Headwinds have beaten down stocks in the solar space. Solar ETFs Market Vectors Solar Energy (NYSE:KWT) and Guggenheim/Mac Global Solar Energy Index (NYSE:TAN) are down 9.5% and 7.4%, respectively. Meanwhile, the S&P 500 has rallied nearly 5%. Investors may be able to catch a strong solar wind with several sun stocks with valuations now extremely cheap.
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Sun Stock Sell-off
Solar companies design, supply, manufacture and sell devices (i.e. solar panels) that convert sunlight into electricity via the photovoltaic effect and heat engines. Companies based in the United States, China, Germany and Japan are the leading producers of solar panels used to harvest sun energy.
Until recently, the solar group has been under pressure from several elements, leading to a sustained cooldown in the solar space. The chief limiting factor working against solar is that sunlight is needed for solar panels to generate electricity. This means sunlight is an intermittent source of energy; solar panels can't generate electricity at night or under dense cloud cover. In addition, the solar industry is not autonomous yet, necessitating subsidies to compete as a cost-effective energy source. Cutbacks to feed-in tariffs across Europe have priced down solar shares dramatically. These fundamental problems, coupled with falling solar panel prices squeezing margins, have led to a sustained retracement. Take a look at a few solar stocks getting crushed this year:
- LDK Solar (NYSE:LDK) down 34%
- Canadian Solar (Nasdaq:CSIQ) down 18%
- JA Solar Holdings (Nasdaq:JASO) down 32%
- ReneSola (NYSE:SOL) down 45%
Even high petroleum prices (a driver for green energy stocks) and an added solar safety premium following the Fukushima meltdown haven't stopped short sellers.
It's time to go bottom fishing. The dramatic sell-off has made solar stocks extremely cheap, as there remains a great underlying investment story. Solar is an abundant, safe source of energy. Even though the industry is still about a year away from parity against other alternative energy sources, new technologies keep pushing that cost lower. Polysilicon and wafer costs have come down recently.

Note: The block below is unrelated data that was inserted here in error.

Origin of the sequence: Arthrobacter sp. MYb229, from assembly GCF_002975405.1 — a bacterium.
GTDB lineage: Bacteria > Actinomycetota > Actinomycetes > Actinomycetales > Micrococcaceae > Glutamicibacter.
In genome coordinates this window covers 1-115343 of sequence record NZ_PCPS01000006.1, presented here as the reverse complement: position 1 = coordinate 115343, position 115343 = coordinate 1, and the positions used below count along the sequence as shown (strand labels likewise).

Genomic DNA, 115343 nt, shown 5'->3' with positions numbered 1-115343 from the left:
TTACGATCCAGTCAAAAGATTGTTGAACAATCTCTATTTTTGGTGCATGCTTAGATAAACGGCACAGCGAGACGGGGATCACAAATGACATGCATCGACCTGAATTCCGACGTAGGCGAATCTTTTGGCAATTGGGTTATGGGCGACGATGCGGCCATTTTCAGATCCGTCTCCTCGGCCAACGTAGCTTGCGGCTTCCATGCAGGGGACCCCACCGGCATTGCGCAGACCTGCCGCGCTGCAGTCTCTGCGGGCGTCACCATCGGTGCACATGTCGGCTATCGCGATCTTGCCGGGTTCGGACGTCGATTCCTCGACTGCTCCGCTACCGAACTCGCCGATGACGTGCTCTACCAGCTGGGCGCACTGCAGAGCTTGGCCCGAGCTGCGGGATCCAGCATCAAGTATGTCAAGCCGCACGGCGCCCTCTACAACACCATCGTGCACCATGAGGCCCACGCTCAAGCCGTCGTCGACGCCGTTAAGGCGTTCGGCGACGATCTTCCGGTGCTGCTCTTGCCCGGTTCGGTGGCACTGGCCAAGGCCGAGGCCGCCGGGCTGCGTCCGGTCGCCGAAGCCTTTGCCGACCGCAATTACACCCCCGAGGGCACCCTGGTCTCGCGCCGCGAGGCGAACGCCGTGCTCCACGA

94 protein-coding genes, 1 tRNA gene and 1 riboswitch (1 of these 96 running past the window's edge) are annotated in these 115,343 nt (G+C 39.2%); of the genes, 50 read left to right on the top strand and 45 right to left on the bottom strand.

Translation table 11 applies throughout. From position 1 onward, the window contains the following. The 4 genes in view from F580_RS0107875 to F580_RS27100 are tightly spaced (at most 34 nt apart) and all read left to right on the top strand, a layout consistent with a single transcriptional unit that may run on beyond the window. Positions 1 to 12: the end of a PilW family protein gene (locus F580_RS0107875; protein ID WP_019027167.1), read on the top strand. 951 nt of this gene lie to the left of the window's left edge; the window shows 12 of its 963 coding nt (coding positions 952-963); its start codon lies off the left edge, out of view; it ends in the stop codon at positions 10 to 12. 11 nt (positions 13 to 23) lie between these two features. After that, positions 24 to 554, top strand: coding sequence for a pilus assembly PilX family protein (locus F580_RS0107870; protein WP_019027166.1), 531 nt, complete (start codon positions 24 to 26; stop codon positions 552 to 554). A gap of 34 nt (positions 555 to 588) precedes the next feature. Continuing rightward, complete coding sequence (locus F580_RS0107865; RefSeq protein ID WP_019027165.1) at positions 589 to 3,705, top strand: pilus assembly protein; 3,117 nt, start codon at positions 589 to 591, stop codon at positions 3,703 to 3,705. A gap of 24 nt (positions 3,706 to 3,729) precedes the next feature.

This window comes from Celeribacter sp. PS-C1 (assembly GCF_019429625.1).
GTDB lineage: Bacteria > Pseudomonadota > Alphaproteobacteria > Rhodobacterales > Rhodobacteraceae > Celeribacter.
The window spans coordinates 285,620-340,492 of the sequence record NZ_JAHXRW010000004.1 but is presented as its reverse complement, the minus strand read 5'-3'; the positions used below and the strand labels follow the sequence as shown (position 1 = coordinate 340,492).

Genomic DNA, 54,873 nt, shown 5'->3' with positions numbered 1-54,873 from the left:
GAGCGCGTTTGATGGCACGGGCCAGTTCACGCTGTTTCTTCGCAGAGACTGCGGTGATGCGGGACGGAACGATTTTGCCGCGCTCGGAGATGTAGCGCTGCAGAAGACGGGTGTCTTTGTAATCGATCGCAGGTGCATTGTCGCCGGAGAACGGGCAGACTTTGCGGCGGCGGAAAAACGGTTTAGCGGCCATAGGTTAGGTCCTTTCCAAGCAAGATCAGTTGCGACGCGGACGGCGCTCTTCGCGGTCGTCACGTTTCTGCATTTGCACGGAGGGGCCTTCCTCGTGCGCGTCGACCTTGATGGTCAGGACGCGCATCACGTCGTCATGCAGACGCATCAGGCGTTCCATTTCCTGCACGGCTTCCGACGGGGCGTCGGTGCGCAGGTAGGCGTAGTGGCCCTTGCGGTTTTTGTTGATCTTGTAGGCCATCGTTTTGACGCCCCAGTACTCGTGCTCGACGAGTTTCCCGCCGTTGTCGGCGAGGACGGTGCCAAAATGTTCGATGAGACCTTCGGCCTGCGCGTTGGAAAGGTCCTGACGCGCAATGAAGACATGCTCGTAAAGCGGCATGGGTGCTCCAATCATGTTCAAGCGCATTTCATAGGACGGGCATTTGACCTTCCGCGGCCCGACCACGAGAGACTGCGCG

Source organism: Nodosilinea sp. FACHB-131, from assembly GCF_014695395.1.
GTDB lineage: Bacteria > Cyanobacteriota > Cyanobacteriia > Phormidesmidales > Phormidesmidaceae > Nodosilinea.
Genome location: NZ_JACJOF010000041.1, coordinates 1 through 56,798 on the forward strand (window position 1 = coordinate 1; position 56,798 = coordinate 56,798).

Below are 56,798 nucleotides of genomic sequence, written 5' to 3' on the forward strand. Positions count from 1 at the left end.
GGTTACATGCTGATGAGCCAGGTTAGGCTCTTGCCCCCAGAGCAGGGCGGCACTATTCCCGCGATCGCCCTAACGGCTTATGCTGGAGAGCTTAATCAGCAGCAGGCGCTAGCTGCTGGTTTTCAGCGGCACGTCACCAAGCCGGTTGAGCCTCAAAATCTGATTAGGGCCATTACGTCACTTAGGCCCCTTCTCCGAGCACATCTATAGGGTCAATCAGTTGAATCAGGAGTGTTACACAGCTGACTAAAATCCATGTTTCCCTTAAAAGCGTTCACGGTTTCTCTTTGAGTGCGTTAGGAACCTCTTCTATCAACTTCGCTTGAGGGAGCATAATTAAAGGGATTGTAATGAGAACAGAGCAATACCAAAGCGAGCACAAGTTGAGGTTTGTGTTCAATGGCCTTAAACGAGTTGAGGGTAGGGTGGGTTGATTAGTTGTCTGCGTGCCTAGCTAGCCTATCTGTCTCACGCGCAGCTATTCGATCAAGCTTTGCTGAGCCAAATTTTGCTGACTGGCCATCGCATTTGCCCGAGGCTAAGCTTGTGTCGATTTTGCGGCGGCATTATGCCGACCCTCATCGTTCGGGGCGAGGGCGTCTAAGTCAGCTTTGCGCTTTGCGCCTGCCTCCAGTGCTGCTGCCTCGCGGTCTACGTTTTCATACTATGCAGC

As solar increasingly becomes more cost competitive, integrated suppliers that have seen their valuation adjust become ever more attractive. One such company is China-based Yingli Green Energy (NYSE:YGE), down 20% year-to-date. Amtech Systems (Nasdaq:ASYS), which makes furnace equipment to produce solar cells, is another interesting name. MEMC Electronic Materials (NYSE:WFR), down 30% year-to-date, is a high-beta play on its new solar wafer technology.
A more conservative way to add solar to your portfolio is Tempe, Arizona-based First Solar (Nasdaq:FSLR). Shares of First Solar have not corrected like other names in the group. First Solar's price stabilization reflects a strong balance sheet and market leadership. Last month, the solar-panel producer scored the largest federal investment into a solar company from the Department of Energy - a $680 million conditional loan guarantee for its Antelope Valley Solar Ranch 1 project, plus partial loans for Topaz Solar and Desert Sunlight projects.
First Solar is well positioned to grow cash flow through an expanding global footprint. If demand remains strong in Asia and Europe and pricing stabilizes - as a recent report from ICIS suggests - First Solar is poised to lead the group higher. Currently trading near $132 per share, First Solar has plenty of room to rise toward the 52-week high of $175.45. Applying a cash flow growth rate of 4% for the rest of 2011, a price target of $152 is achievable.
The Bottom Line
Valuation is just one of several reasons to bask in the solar group now. Lower solar panel prices do squeeze margins, but they also spur demand. First Solar is a low-cost provider able to capture that demand and lead sun stocks out of the June trough. (To learn more about solar, see Spotlight On The Solar Industry.)
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